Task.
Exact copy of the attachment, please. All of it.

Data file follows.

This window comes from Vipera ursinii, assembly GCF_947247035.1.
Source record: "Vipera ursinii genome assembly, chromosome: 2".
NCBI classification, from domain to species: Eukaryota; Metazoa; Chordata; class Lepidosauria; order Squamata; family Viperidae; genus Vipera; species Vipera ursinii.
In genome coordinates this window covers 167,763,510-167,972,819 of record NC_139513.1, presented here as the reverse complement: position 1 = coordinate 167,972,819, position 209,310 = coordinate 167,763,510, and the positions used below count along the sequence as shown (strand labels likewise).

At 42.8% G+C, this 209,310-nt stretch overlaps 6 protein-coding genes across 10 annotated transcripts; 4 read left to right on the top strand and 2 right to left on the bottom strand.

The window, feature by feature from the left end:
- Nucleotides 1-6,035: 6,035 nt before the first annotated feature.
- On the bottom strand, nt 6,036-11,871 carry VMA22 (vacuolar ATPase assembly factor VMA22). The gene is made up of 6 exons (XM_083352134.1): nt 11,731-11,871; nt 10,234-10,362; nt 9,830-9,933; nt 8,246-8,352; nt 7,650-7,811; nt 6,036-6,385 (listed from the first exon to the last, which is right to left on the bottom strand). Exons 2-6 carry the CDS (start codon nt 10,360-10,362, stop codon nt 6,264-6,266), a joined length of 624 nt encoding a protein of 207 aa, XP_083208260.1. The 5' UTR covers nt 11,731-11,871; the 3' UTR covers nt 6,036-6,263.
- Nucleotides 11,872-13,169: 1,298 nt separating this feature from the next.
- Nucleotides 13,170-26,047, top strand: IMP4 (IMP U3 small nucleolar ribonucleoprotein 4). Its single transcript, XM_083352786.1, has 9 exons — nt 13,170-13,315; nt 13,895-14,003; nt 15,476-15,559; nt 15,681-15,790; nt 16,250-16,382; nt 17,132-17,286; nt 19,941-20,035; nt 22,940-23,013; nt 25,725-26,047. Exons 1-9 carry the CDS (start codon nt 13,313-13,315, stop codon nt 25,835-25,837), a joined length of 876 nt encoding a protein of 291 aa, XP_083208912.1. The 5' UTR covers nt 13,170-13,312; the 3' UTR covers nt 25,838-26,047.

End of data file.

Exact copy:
This window comes from Vipera ursinii, assembly GCF_947247035.1.
Source record: "Vipera ursinii genome assembly, chromosome: 2".
NCBI classification, from domain to species: Eukaryota; Metazoa; Chordata; class Lepidosauria; order Squamata; family Viperidae; genus Vipera; species Vipera ursinii.
In genome coordinates this window covers 167,763,510-167,972,819 of record NC_139513.1, presented here as the reverse complement: position 1 = coordinate 167,972,819, position 209,310 = coordinate 167,763,510, and the positions used below count along the sequence as shown (strand labels likewise).

At 42.8% G+C, this 209,310-nt stretch overlaps 6 protein-coding genes across 10 annotated transcripts; 4 read left to right on the top strand and 2 right to left on the bottom strand.

The window, feature by feature from the left end:
- Nucleotides 1-6,035: 6,035 nt before the first annotated feature.
- On the bottom strand, nt 6,036-11,871 carry VMA22 (vacuolar ATPase assembly factor VMA22). The gene is made up of 6 exons (XM_083352134.1): nt 11,731-11,871; nt 10,234-10,362; nt 9,830-9,933; nt 8,246-8,352; nt 7,650-7,811; nt 6,036-6,385 (listed from the first exon to the last, which is right to left on the bottom strand). Exons 2-6 carry the CDS (start codon nt 10,360-10,362, stop codon nt 6,264-6,266), a joined length of 624 nt encoding a protein of 207 aa, XP_083208260.1. The 5' UTR covers nt 11,731-11,871; the 3' UTR covers nt 6,036-6,263.
- Nucleotides 11,872-13,169: 1,298 nt separating this feature from the next.
- Nucleotides 13,170-26,047, top strand: IMP4 (IMP U3 small nucleolar ribonucleoprotein 4). Its single transcript, XM_083352786.1, has 9 exons — nt 13,170-13,315; nt 13,895-14,003; nt 15,476-15,559; nt 15,681-15,790; nt 16,250-16,382; nt 17,132-17,286; nt 19,941-20,035; nt 22,940-23,013; nt 25,725-26,047. Exons 1-9 carry the CDS (start codon nt 13,313-13,315, stop codon nt 25,835-25,837), a joined length of 876 nt encoding a protein of 291 aa, XP_083208912.1. The 5' UTR covers nt 13,170-13,312; the 3' UTR covers nt 25,838-26,047.